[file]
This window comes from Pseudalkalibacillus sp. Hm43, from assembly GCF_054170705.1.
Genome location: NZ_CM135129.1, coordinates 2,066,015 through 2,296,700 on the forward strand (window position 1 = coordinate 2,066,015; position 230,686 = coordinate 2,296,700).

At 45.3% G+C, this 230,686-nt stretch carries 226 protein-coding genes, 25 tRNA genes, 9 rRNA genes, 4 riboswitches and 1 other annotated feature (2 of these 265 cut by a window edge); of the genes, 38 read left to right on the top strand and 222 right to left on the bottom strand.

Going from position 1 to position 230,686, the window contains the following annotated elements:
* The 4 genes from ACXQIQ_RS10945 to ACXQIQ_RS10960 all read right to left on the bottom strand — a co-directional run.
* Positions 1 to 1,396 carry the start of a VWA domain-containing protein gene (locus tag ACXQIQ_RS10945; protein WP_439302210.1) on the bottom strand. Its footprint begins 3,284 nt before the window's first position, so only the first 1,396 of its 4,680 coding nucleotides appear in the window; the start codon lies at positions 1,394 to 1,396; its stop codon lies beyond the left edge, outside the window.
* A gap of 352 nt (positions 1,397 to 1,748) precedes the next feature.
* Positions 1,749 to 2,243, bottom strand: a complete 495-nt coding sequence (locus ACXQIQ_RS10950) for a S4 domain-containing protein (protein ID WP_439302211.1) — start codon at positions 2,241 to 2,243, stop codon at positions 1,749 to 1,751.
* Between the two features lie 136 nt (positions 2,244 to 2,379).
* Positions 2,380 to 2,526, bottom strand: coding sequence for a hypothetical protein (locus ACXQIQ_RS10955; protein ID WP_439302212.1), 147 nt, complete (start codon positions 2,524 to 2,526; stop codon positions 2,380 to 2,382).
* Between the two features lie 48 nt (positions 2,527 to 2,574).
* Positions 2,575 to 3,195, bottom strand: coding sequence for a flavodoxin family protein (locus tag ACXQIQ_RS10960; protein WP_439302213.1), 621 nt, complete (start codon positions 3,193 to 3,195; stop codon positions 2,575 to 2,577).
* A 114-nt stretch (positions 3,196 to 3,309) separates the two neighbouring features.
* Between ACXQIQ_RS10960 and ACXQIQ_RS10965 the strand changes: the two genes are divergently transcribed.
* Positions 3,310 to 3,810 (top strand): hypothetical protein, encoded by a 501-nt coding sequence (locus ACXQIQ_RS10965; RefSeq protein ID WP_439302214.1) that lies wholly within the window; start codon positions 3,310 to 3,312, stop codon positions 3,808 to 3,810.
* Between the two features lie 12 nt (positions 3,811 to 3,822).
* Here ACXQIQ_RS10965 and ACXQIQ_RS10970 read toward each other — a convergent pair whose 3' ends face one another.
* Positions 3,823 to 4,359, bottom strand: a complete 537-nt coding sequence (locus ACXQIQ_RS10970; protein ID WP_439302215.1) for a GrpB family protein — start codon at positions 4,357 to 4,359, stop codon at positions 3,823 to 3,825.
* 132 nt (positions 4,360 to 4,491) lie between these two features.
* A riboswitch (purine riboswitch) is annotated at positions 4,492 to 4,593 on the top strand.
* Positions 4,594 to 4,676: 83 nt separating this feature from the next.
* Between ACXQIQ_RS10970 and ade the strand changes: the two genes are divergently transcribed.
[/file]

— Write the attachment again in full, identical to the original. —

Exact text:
This window comes from Pseudalkalibacillus sp. Hm43, from assembly GCF_054170705.1.
Genome location: NZ_CM135129.1, coordinates 2,066,015 through 2,296,700 on the forward strand (window position 1 = coordinate 2,066,015; position 230,686 = coordinate 2,296,700).

At 45.3% G+C, this 230,686-nt stretch carries 226 protein-coding genes, 25 tRNA genes, 9 rRNA genes, 4 riboswitches and 1 other annotated feature (2 of these 265 cut by a window edge); of the genes, 38 read left to right on the top strand and 222 right to left on the bottom strand.

Going from position 1 to position 230,686, the window contains the following annotated elements:
* The 4 genes from ACXQIQ_RS10945 to ACXQIQ_RS10960 all read right to left on the bottom strand — a co-directional run.
* Positions 1 to 1,396 carry the start of a VWA domain-containing protein gene (locus tag ACXQIQ_RS10945; protein WP_439302210.1) on the bottom strand. Its footprint begins 3,284 nt before the window's first position, so only the first 1,396 of its 4,680 coding nucleotides appear in the window; the start codon lies at positions 1,394 to 1,396; its stop codon lies beyond the left edge, outside the window.
* A gap of 352 nt (positions 1,397 to 1,748) precedes the next feature.
* Positions 1,749 to 2,243, bottom strand: a complete 495-nt coding sequence (locus ACXQIQ_RS10950) for a S4 domain-containing protein (protein ID WP_439302211.1) — start codon at positions 2,241 to 2,243, stop codon at positions 1,749 to 1,751.
* Between the two features lie 136 nt (positions 2,244 to 2,379).
* Positions 2,380 to 2,526, bottom strand: coding sequence for a hypothetical protein (locus ACXQIQ_RS10955; protein ID WP_439302212.1), 147 nt, complete (start codon positions 2,524 to 2,526; stop codon positions 2,380 to 2,382).
* Between the two features lie 48 nt (positions 2,527 to 2,574).
* Positions 2,575 to 3,195, bottom strand: coding sequence for a flavodoxin family protein (locus tag ACXQIQ_RS10960; protein WP_439302213.1), 621 nt, complete (start codon positions 3,193 to 3,195; stop codon positions 2,575 to 2,577).
* A 114-nt stretch (positions 3,196 to 3,309) separates the two neighbouring features.
* Between ACXQIQ_RS10960 and ACXQIQ_RS10965 the strand changes: the two genes are divergently transcribed.
* Positions 3,310 to 3,810 (top strand): hypothetical protein, encoded by a 501-nt coding sequence (locus ACXQIQ_RS10965; RefSeq protein ID WP_439302214.1) that lies wholly within the window; start codon positions 3,310 to 3,312, stop codon positions 3,808 to 3,810.
* Between the two features lie 12 nt (positions 3,811 to 3,822).
* Here ACXQIQ_RS10965 and ACXQIQ_RS10970 read toward each other — a convergent pair whose 3' ends face one another.
* Positions 3,823 to 4,359, bottom strand: a complete 537-nt coding sequence (locus ACXQIQ_RS10970; protein ID WP_439302215.1) for a GrpB family protein — start codon at positions 4,357 to 4,359, stop codon at positions 3,823 to 3,825.
* 132 nt (positions 4,360 to 4,491) lie between these two features.
* A riboswitch (purine riboswitch) is annotated at positions 4,492 to 4,593 on the top strand.
* Positions 4,594 to 4,676: 83 nt separating this feature from the next.
* Between ACXQIQ_RS10970 and ade the strand changes: the two genes are divergently transcribed.